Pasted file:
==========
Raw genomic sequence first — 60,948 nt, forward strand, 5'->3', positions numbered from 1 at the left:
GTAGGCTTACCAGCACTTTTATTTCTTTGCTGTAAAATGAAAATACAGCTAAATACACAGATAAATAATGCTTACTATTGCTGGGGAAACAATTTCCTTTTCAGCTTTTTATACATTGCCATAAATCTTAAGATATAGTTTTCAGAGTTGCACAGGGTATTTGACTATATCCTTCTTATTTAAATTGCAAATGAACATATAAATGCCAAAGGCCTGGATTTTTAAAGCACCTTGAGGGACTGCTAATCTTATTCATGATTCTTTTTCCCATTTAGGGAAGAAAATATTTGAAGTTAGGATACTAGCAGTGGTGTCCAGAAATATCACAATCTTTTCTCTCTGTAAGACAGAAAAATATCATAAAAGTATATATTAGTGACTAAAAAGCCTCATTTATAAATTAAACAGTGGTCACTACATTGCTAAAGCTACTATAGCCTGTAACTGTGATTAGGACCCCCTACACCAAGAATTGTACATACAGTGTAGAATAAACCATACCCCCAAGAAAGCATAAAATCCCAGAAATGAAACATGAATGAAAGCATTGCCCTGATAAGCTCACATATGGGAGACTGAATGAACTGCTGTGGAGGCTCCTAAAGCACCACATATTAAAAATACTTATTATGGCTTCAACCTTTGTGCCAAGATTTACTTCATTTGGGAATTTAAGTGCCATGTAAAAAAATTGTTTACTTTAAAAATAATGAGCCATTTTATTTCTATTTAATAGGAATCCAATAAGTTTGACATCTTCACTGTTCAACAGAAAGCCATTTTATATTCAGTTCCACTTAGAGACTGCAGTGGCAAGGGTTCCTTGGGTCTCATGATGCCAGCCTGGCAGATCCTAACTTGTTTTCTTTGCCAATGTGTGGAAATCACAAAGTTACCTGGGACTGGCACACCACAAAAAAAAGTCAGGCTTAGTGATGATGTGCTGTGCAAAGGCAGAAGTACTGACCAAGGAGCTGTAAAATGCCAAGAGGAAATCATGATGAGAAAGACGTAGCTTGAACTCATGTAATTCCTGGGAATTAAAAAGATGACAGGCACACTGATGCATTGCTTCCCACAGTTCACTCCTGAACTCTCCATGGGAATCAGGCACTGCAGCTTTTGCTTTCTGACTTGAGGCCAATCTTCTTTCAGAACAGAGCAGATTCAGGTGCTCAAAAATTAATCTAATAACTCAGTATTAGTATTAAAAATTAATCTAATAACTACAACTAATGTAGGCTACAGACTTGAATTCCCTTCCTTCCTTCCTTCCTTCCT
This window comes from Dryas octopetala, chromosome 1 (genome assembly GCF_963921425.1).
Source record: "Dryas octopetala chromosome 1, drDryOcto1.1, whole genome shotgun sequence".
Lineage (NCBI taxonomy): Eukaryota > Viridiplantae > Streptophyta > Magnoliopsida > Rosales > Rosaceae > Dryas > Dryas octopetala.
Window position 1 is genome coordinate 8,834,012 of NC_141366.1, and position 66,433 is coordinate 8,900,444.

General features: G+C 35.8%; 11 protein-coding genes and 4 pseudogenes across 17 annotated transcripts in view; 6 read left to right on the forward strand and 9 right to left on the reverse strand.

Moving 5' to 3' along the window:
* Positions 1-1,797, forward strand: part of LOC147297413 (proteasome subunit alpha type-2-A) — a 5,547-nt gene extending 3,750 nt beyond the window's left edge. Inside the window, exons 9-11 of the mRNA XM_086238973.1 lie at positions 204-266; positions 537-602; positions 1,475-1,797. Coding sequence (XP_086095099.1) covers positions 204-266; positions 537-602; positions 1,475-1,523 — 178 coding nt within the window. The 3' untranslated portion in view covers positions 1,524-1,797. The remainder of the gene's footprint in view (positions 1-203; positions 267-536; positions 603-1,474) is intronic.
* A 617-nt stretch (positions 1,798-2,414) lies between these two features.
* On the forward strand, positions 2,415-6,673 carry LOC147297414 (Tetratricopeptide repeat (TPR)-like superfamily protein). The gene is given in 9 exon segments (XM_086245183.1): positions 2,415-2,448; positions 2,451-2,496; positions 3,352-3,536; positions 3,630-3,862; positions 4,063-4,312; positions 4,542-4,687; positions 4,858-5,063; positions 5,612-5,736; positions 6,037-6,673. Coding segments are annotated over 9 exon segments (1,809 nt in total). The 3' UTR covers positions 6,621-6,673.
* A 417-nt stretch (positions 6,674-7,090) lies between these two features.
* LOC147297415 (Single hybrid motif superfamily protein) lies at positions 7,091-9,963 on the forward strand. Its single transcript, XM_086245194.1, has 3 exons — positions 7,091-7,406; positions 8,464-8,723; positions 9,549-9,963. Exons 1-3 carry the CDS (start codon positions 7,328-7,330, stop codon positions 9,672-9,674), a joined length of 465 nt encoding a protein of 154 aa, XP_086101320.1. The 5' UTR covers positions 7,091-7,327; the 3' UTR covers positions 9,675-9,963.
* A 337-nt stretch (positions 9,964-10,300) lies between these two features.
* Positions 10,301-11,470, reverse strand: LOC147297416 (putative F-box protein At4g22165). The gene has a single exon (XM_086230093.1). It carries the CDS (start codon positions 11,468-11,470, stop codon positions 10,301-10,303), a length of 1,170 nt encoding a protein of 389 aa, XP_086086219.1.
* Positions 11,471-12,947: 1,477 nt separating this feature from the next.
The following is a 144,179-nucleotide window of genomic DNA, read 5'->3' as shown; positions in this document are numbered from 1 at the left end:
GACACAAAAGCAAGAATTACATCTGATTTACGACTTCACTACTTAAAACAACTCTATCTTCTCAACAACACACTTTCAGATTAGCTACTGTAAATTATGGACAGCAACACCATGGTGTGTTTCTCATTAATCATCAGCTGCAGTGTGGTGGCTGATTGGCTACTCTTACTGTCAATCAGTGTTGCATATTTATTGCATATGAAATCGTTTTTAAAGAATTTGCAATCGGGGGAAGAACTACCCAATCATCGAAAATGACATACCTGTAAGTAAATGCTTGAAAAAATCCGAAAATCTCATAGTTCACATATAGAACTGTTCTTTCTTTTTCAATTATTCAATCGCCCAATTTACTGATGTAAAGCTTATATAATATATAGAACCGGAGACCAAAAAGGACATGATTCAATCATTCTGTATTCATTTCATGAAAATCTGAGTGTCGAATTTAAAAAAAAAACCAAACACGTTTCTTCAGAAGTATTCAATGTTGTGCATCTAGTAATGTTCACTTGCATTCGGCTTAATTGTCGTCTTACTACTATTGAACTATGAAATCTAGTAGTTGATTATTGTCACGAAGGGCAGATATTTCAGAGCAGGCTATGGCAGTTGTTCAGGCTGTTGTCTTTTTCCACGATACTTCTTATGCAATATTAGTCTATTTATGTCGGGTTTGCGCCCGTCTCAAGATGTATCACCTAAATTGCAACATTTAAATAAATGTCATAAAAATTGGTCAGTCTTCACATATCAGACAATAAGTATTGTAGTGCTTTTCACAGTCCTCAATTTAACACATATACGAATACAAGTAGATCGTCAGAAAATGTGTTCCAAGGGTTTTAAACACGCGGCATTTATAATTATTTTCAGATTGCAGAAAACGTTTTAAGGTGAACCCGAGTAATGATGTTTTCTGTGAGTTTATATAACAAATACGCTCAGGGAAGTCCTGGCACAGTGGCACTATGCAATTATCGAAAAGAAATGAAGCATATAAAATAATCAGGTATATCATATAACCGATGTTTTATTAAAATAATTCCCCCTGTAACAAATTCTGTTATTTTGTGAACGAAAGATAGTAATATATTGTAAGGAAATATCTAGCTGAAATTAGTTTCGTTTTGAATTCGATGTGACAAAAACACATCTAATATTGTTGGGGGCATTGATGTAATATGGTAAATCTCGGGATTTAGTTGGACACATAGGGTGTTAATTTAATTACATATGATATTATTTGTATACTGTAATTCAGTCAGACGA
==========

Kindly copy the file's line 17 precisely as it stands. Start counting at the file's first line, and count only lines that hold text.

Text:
The following is a 144,179-nucleotide window of genomic DNA, read 5'->3' as shown; positions in this document are numbered from 1 at the left end: